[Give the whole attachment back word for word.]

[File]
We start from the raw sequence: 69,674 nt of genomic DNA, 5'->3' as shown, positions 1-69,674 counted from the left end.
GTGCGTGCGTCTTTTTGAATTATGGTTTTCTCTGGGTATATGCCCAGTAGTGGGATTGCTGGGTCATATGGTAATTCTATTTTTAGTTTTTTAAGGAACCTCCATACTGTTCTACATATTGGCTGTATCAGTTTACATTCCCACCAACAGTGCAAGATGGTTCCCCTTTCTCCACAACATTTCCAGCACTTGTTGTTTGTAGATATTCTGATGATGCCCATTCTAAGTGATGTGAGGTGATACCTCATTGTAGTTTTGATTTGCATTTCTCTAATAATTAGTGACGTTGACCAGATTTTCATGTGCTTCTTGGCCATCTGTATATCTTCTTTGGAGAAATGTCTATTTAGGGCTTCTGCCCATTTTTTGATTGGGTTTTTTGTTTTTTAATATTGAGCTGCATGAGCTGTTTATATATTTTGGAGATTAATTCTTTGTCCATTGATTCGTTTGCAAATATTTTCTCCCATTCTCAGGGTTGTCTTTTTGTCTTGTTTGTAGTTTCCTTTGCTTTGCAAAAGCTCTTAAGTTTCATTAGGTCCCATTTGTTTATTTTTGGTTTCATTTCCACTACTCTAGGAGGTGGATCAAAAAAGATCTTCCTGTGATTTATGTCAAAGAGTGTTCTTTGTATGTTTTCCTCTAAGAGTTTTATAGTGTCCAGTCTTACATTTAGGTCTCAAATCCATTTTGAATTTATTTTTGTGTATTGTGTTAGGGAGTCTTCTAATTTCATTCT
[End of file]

We start from the raw sequence: 69,674 nt of genomic DNA, 5'->3' as shown, positions 1-69,674 counted from the left end.
GTGCGTGCGTCTTTTTGAATTATGGTTTTCTCTGGGTATATGCCCAGTAGTGGGATTGCTGGGTCATATGGTAATTCTATTTTTAGTTTTTTAAGGAACCTCCATACTGTTCTACATATTGGCTGTATCAGTTTACATTCCCACCAACAGTGCAAGATGGTTCCCCTTTCTCCACAACATTTCCAGCACTTGTTGTTTGTAGATATTCTGATGATGCCCATTCTAAGTGATGTGAGGTGATACCTCATTGTAGTTTTGATTTGCATTTCTCTAATAATTAGTGACGTTGACCAGATTTTCATGTGCTTCTTGGCCATCTGTATATCTTCTTTGGAGAAATGTCTATTTAGGGCTTCTGCCCATTTTTTGATTGGGTTTTTTGTTTTTTAATATTGAGCTGCATGAGCTGTTTATATATTTTGGAGATTAATTCTTTGTCCATTGATTCGTTTGCAAATATTTTCTCCCATTCTCAGGGTTGTCTTTTTGTCTTGTTTGTAGTTTCCTTTGCTTTGCAAAAGCTCTTAAGTTTCATTAGGTCCCATTTGTTTATTTTTGGTTTCATTTCCACTACTCTAGGAGGTGGATCAAAAAAGATCTTCCTGTGATTTATGTCAAAGAGTGTTCTTTGTATGTTTTCCTCTAAGAGTTTTATAGTGTCCAGTCTTACATTTAGGTCTCAAATCCATTTTGAATTTATTTTTGTGTATTGTGTTAGGGAGTCTTCTAATTTCATTCT